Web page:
I have a slight obsession with bread machines. My parents got our first one in the early 90’s, when I was in junior high. I remember trying out many experimental concoctions (with varying degrees of success) using that poor machine, and am amazed at how long it survived despite the abuse I put it through. Noting how attached I’d gotten to it, my parents gave it over to my ownership when I moved away to university. It went with me through two schools, countless LA apartments, and finally ended up here in our little home. That trusty old machine only recently met its end this past winter, when after fifteen years of loyal service, it hurled itself suicidally off of the kitchen counter with the force of its own rotating mixer blade and a particularly heavy dough load. Cracking itself into several pieces on the tile floor, it was officially out of commission.
There was a mourning period. It lasted about two weeks. Hearing my tale of woe, my parents surprised me with yet another machine this past Christmas. A bigger and better one, even. Amazing how far technology can go in a decade, eh? And with it, I have now moved on to bigger and better recipes. Which I plan to share here. Welcome to my cooking blog!
Today was banana bread day. I always buy extra bananas when we go to the grocery store to make sure that there is a banana bread day every week and a half or so. Banana bread is too good to not have around for longer than that. I use a modified version of the Allrecipes Banana Bread for Machines.
As per usual with my cooking posts, a step-by-step pictorial with the recipe is after the jump.
Start with 2 cups of flour — the original recipe calls for both being all-purpose, but I tend to like going with 1.5 cups of all-purpose flour and half a cup of bread flour, to give the bread a bit more volume.
Next goes in 1 teaspoon of baking powder.
Followed by 1/2 teaspoon baking soda.
I upgraded the original recipe’s 3/4 cup of sugar to a full 1 cup of sugar, since I like my bread verging on cake-like. I might even try a little more next time, since it still isn’t nearly as sweet as most grocery store breakfast breads.
Two large eggs go in after all the dry ingredients. It’s important to have the wet stuff on top of the dry stuff in the machine to keep the mess down when ingredients start to fly under the spinning of the blade.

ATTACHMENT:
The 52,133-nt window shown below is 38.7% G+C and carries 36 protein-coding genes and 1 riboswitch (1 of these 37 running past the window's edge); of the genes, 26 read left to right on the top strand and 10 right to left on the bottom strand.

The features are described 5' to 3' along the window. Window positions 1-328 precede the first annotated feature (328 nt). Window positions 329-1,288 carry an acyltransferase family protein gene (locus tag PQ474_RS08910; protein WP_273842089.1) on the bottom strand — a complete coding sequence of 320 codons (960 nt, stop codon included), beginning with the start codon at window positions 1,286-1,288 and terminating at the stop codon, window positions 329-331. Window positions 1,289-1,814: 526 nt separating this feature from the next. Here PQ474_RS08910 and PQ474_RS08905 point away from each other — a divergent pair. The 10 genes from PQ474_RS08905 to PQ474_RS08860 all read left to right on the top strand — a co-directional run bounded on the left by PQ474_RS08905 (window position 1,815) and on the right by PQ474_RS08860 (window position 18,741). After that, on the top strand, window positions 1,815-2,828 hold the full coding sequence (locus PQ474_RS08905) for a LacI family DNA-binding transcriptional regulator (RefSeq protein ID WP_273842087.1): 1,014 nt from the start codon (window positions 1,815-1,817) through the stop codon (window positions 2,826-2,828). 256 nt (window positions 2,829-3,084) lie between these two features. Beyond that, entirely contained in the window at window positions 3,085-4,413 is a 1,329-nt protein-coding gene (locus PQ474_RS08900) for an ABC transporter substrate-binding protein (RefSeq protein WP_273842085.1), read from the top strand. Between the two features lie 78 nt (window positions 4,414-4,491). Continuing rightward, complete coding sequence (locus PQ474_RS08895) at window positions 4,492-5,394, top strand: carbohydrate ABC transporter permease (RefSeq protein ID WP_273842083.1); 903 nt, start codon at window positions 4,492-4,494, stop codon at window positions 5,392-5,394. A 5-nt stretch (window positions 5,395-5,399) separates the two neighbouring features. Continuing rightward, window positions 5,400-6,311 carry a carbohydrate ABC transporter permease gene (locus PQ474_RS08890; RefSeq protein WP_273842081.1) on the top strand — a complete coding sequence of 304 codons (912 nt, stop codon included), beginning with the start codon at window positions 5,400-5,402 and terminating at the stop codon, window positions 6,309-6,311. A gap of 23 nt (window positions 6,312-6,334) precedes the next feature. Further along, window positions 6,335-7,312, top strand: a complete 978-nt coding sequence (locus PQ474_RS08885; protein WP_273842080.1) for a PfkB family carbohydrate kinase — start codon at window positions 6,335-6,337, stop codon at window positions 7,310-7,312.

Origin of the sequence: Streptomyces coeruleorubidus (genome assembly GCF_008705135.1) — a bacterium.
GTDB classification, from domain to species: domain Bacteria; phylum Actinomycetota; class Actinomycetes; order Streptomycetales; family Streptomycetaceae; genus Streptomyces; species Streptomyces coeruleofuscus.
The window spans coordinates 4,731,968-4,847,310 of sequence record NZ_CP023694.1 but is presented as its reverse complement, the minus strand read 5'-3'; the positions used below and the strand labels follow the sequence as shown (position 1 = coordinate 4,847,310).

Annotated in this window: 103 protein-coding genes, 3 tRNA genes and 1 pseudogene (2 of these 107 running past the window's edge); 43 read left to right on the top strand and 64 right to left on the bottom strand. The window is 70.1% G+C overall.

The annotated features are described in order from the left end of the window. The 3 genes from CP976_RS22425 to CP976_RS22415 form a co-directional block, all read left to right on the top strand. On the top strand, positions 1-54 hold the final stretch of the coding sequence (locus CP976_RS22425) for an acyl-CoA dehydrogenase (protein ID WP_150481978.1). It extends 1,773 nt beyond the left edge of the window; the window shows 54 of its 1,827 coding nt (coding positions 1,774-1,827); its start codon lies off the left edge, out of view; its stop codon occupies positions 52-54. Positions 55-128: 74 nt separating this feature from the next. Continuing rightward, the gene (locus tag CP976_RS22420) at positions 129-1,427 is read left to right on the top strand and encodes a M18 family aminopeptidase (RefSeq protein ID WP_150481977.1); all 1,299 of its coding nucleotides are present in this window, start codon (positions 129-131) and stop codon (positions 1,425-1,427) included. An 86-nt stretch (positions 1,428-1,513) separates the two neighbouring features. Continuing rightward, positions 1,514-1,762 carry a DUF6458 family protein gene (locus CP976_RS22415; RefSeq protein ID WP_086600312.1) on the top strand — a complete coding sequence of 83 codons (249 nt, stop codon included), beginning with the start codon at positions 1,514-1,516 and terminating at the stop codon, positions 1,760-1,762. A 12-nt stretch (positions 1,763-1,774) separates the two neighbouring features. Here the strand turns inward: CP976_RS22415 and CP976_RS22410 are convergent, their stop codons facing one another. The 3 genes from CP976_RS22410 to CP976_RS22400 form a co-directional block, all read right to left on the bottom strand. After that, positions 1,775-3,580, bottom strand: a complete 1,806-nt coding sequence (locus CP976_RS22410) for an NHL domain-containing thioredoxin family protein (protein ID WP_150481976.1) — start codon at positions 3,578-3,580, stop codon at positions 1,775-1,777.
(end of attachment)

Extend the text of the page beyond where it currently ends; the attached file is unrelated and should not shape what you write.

3 tablespoons of vegetable oil follow the eggs.
Next up are three ripe bananas. The recipes calls for two, but I’ve never used less than three and sometimes go for four. I find it doesn’t really affect the texture of the bread much at all, but it most definitely ups the banana-ness of the final product. Then again, if you don’t like bananas, why’d you be making this?
Although the recipe says to just peel and halve the bananas lengthwise and chuck them in, I find it much more efficient to the mixing process if I partially break up the bananas with a fork as they’re going into the bucket. It distributes the banana chunks much more evenly throughout the bread, I think.
Then just set your machine to the dough setting and let it mix for about 5 minutes. You might need to nudge down stray ingredients from the edges of the bucket as the dough is mixed.
What your dough should look like as the mixing nears its end. Then start the thing baking for an hour.
An hour can be enough or too little, depending on elevation, ingredients and your machine. For instance, this is what my loaf looked like after an hour, so I put it back in for another 15 minutes. Judge how well-baked your loaf is by sticking a wooden skewer or chopstick in the middle — if it comes out gooey or with a lot of dough on it, pop it in for more time. 10 minute increments are usually safe. Test until the stick comes out clean and the loaf is a nice golden color.
When the loaf is done, remove the cooking pan from the machine immediately so that it doesn’t get too much heat. I usually dump the loaf out to cool off after that, so it doesn’t end up sticking to the pan. Here it is, all pretty and golden brown, ready for tomorrow’s breakfast!
I’m sure at some point I’ll cover making bread the old fashioned way with an oven and kneading, just like my mother used to. However, that will be reserved for a time when I can afford to do more recreational cooking. As for these busy days, a bread machine does all the work and provides us with lovely breads for a fraction of what they cost at the store using spare ingredients in the pantry.